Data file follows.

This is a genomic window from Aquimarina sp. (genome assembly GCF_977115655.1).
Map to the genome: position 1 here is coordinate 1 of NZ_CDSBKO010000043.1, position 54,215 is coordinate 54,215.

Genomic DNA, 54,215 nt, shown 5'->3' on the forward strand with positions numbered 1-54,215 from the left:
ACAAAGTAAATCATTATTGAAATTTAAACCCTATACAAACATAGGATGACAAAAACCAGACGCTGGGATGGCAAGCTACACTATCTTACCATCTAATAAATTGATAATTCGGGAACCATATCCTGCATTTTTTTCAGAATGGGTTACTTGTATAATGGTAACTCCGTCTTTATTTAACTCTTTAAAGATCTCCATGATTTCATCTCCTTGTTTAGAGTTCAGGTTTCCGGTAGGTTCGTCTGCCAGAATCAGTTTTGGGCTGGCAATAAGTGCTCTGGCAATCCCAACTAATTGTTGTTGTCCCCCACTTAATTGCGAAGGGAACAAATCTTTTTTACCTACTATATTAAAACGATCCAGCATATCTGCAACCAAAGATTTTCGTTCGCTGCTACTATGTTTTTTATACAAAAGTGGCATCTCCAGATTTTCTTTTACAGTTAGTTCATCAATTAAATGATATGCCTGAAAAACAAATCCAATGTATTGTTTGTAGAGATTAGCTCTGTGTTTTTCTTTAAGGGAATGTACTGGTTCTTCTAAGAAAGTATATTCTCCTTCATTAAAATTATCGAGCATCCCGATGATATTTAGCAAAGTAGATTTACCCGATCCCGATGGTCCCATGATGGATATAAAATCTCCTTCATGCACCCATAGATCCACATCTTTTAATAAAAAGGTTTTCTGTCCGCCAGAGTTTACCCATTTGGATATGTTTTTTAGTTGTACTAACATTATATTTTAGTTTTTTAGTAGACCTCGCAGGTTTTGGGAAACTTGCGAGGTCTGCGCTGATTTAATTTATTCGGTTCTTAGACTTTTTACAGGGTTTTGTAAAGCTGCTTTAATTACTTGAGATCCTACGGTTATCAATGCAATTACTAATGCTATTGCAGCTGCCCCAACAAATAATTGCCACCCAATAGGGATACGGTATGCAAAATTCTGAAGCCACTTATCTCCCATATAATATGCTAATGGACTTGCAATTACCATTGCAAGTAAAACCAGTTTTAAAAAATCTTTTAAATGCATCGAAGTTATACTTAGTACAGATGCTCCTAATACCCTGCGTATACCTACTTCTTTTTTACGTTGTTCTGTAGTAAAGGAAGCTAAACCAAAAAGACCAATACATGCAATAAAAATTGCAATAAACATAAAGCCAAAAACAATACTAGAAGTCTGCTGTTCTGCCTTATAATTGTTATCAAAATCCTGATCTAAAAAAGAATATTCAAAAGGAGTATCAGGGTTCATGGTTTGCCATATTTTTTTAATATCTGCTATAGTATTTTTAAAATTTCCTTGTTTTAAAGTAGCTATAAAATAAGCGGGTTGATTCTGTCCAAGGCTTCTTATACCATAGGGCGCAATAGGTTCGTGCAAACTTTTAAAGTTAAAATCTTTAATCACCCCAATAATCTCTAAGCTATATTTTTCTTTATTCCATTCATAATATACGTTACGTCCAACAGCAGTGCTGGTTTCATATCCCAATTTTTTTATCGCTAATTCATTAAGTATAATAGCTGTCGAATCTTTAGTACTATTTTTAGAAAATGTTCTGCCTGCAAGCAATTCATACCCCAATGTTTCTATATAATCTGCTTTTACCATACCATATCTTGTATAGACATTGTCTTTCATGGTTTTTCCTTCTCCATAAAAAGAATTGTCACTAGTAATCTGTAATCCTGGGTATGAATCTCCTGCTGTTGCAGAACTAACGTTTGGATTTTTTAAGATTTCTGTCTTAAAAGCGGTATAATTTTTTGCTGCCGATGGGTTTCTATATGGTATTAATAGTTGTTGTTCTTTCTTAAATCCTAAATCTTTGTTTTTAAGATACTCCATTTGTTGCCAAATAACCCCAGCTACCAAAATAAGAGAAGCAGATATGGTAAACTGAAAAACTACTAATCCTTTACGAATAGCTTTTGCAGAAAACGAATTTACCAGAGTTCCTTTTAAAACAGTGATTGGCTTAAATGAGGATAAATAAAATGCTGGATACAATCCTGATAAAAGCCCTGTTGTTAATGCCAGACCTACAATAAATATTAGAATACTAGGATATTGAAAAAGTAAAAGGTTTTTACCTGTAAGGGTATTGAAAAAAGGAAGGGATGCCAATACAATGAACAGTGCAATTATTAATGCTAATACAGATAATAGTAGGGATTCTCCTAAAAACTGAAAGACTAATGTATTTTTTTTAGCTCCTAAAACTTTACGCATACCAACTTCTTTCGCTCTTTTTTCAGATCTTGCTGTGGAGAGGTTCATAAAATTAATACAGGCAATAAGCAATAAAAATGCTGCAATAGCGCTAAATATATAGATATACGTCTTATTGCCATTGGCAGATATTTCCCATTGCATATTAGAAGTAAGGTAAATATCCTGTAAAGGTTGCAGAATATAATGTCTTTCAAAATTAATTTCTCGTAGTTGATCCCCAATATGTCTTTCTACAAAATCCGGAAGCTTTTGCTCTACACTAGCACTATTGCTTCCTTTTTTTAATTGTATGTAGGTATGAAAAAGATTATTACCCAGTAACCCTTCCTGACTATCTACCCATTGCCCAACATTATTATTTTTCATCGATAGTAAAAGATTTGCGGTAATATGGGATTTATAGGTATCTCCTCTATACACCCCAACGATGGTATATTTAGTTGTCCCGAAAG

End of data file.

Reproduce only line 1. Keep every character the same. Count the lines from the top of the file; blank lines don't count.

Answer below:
This is a genomic window from Aquimarina sp. (genome assembly GCF_977115655.1).